On the higher BPM side of things, got a couple of things for you - a classic jungle track from Jungle Brothers - a long hip hop style intro just makes that jungle drop even better, and with a bassline that catchy, that's no easy task.

Second tune comes all the way from Eastern Europe - Crunkczar is a new musical craze over there, and taking a little bit from gabba, US hip hop, and Polish techno, it's as wierd as it sounds like it would be.  The template for Crunkczar seems to be hilariously high tempo beats (any beat will do, although my favourite tunes were definitely the donk ones.)  with synth lines that could come from a bad trance track, and massively pitched down vocals from US hip hop - A Milli and Smack That being two favourites.  I couldn't find out who made this A Milli mix, but it's absolutely terrifying - a fiver to the first person to play this out and video it.

My favourite part of Crunkczar has to be the drug rituals that go with it:

"During a squat rave, clubbers first take an extremely potent downer to numb their limbs and then later ingest a powerful stimulant to give them the energy to dance to the breakneck beats, which can be as fast as 200bpm. Currently, the most popular downer used is carfentanil, which was famously used to anaesthetise a T-Rex in Jurassic Park 3. Transdermal patches containing the drug are stolen from veterinary practices and sold on the black market for the equivalent of just under 20p a go. Once absorbed into the bloodstream, the user's limbs become so numb that it reportedly feels like they have transformed into a rubber-like state. Next, a powerful amphetamine such as Dexedrine will be taken, and the raver will embark on what is known as the crunkczar power dance. To me it looks like flailing around uncontrollably, but there you go.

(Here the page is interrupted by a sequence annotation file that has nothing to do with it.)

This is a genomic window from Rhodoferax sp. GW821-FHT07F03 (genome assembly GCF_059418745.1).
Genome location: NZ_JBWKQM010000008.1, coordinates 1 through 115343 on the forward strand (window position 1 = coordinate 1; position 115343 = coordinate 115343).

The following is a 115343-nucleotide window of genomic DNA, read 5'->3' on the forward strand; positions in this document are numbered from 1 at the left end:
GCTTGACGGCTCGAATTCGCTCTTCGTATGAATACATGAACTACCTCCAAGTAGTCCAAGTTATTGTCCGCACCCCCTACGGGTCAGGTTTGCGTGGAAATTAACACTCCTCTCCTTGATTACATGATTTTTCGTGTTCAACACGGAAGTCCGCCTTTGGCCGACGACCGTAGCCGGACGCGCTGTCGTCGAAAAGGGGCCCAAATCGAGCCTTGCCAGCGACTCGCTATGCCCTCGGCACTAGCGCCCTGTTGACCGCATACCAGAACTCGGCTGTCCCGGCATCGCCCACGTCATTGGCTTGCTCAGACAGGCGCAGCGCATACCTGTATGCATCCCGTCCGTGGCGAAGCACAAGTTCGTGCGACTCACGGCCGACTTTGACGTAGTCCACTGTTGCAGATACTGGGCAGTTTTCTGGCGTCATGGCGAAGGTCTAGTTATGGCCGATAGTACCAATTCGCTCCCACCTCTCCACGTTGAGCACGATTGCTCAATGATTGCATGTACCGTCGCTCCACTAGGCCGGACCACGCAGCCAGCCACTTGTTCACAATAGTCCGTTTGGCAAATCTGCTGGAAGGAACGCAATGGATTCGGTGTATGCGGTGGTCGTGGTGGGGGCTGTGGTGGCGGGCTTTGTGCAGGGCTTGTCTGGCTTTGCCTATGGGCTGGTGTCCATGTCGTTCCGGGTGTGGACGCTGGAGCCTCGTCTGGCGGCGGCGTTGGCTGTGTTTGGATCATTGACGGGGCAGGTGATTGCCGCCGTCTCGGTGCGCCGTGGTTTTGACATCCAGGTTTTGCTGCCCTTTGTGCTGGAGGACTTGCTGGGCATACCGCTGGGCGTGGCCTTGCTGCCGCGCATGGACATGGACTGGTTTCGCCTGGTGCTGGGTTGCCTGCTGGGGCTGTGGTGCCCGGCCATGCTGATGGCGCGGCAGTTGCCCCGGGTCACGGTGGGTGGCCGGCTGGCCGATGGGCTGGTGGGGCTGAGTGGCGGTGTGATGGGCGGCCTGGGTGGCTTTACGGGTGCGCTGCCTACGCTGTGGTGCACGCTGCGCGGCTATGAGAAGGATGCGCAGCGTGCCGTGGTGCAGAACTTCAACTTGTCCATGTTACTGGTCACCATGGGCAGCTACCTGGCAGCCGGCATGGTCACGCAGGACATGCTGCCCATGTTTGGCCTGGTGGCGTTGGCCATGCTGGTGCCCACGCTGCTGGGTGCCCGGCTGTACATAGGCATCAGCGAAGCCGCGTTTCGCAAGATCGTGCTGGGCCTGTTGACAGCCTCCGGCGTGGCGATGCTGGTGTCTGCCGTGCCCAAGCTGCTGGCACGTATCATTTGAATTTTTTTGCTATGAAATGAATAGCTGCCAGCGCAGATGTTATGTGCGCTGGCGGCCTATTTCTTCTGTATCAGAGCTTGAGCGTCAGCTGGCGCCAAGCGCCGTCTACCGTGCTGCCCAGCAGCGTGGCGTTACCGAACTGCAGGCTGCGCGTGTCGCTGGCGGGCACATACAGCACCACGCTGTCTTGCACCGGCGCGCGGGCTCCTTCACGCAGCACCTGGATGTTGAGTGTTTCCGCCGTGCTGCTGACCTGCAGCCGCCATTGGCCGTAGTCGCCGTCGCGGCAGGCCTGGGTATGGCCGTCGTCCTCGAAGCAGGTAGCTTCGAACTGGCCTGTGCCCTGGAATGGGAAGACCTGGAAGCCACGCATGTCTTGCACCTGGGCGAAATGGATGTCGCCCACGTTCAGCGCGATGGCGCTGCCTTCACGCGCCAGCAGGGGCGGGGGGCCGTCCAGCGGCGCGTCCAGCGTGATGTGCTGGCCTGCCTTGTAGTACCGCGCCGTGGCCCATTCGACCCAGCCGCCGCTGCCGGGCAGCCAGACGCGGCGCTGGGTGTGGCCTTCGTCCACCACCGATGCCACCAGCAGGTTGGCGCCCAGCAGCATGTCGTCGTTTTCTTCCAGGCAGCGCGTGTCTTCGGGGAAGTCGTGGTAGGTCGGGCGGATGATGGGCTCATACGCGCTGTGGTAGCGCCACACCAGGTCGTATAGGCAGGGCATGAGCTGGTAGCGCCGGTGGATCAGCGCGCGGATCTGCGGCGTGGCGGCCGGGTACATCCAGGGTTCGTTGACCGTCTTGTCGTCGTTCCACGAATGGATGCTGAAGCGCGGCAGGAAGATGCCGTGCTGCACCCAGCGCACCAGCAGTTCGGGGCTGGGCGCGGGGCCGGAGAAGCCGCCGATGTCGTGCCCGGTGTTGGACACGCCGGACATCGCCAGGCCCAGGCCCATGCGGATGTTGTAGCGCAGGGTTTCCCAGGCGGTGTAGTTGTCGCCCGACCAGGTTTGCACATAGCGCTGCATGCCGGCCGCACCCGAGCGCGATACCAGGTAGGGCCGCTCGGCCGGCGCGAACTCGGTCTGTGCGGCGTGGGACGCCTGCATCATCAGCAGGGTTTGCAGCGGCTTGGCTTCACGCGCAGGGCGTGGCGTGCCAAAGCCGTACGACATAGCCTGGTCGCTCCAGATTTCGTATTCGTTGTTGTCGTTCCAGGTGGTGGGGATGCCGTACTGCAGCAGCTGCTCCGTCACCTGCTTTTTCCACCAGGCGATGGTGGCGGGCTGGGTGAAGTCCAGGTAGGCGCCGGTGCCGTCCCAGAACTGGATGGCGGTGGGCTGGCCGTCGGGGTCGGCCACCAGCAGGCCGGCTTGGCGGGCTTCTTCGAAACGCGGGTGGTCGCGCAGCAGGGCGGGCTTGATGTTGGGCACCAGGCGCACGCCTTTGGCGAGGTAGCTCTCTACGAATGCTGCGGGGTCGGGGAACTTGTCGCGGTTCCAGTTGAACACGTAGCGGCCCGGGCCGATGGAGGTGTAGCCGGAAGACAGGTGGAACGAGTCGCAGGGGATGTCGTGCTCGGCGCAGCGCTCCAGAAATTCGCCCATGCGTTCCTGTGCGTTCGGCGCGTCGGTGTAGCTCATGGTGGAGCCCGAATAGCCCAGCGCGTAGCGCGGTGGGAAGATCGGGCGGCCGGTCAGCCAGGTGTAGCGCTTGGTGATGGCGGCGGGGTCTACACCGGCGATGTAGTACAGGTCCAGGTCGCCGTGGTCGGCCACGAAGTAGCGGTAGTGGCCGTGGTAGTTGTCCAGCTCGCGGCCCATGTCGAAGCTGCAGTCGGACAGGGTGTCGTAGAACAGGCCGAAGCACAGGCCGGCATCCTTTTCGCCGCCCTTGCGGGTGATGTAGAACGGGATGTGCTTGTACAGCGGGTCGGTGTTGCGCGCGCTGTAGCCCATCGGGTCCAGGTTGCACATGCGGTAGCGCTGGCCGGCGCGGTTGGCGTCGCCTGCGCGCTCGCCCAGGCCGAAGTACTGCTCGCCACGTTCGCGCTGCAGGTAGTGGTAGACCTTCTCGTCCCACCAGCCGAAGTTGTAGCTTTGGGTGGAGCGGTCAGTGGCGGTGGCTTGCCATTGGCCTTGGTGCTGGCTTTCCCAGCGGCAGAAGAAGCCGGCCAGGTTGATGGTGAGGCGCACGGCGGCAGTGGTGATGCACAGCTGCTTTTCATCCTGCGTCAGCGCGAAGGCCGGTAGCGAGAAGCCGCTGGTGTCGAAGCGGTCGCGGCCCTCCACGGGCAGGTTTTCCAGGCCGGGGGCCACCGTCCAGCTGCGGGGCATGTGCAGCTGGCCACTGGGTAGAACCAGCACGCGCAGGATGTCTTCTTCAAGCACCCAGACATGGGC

The combination of these two drugs is terrifyingly hazardous and numerous incidents of people collapsing during crunkczar events have been reported. Ryszard told me that someone he knew broke an arm during a rave, but didn't realise until the next day." 

Guardian article on Crunkczar.